For Bovenschulte, another special feature, which was already pioneering in 1988 and is still exemplary today, plays a part in the university’s path to success: The establishment of the Technology Park at the university. In this way, the university became an economic factor. The university’s Technology Park is one of the largest in Germany today and the Bremen Innovation and Technology Centre (BITZ) is still a functioning start-up center. Bovenschulte: “Thanks to the cooperation between science and business - and quite specifically the establishment of university-initiated businesses a stone’s throw away from the campus - a relevant and growing contribution to the value of Bremen has been made since then.”

Impressive Numbers: “The University Gives a Great Deal Back to City”

Science is a category of its own. However, Bremen’s science system can be described using impressive numbers: 24,000 jobs and 40,000 citizens are connected both directly and indirectly, 38,000 students bring 217 million euros of annual purchasing power with them, 1.5 billion euros of added value are created in the system, as are 205 million euros of yearly tax revenue. Bovenschulte: “These numbers might be rough but they clearly show one thing: The university gives a great deal back to the city.”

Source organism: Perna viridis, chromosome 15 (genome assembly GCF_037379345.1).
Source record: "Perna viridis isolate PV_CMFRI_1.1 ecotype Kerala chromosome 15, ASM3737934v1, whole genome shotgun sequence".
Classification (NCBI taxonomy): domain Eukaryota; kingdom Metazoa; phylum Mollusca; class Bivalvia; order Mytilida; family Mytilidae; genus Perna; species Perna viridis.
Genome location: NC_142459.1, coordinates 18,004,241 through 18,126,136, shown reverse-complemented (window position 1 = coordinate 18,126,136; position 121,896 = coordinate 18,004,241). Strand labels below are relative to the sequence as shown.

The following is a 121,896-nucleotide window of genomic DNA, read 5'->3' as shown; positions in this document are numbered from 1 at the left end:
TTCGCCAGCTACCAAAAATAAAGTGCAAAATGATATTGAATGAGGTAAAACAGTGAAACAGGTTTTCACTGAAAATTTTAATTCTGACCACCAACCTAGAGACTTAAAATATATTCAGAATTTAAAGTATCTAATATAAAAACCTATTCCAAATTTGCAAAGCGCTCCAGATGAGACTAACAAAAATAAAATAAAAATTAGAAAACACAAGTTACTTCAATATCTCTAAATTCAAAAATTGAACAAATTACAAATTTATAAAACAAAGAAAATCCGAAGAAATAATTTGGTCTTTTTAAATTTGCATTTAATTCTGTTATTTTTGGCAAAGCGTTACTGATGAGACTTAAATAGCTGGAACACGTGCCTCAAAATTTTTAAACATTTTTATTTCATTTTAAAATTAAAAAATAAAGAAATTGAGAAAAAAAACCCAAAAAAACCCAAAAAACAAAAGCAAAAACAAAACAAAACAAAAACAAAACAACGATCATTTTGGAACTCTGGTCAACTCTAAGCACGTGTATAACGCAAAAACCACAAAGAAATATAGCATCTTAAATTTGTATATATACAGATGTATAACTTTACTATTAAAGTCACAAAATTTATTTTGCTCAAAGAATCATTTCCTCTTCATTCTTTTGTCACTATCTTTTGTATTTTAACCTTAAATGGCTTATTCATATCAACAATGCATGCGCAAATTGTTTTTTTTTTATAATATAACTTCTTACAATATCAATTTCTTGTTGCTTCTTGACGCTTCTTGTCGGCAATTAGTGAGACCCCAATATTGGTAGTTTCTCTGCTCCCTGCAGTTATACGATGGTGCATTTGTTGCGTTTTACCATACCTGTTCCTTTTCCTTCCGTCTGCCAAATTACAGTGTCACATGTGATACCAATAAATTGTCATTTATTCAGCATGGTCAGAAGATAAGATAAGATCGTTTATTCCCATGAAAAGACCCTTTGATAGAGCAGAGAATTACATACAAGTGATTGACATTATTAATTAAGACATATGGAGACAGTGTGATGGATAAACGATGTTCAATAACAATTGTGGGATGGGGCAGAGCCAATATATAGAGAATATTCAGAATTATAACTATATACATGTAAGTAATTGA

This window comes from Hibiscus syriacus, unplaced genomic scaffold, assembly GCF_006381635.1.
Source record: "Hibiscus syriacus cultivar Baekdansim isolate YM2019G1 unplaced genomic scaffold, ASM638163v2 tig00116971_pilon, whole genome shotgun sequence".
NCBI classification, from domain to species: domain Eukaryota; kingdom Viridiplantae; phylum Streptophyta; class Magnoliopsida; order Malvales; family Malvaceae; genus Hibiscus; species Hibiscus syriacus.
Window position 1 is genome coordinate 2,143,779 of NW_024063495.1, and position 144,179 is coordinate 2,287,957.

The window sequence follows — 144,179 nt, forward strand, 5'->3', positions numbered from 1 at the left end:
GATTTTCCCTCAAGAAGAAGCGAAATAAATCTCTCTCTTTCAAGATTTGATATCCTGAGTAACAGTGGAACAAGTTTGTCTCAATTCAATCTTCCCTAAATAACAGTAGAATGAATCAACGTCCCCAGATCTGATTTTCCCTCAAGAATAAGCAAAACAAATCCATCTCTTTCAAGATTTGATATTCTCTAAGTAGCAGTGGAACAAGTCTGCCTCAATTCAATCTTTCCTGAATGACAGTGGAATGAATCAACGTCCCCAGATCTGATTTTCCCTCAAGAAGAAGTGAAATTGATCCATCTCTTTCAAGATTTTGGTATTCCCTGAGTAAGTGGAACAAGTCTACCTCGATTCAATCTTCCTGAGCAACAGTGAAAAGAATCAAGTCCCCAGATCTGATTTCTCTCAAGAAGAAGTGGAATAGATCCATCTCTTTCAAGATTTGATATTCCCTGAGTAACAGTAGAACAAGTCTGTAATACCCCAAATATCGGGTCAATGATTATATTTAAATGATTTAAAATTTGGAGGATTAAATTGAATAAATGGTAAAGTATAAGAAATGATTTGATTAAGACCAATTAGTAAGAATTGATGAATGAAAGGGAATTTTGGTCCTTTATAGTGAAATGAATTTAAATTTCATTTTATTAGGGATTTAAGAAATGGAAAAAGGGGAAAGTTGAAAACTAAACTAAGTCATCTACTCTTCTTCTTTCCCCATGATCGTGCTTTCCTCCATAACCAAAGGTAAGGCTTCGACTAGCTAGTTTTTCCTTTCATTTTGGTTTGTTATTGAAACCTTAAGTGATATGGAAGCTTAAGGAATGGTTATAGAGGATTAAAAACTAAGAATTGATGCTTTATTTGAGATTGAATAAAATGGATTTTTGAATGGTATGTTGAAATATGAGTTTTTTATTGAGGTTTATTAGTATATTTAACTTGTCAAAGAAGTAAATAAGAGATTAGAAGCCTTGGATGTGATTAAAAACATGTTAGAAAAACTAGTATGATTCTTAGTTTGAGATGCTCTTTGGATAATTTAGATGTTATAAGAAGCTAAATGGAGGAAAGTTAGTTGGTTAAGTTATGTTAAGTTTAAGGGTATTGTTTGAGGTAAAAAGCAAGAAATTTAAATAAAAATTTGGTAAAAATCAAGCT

The university’s success story also has other effects: The university itself is growing - there are increasing numbers of scientific societies, institutes, and companies close to the university. Space is becoming tight. Bovenschulte: “I hope that we take a further step away from the ivory tower and help the university to open itself more for society - namely Bremen’s urban society. The large project focused on this has the working title ‘Uni an den Brill,’ which mainly means the moving of the social sciences.” If the plan can be realized and funded, “it would be the demonstrative opening of the university for society, comparable to the opening of the university for business via the Technology park.”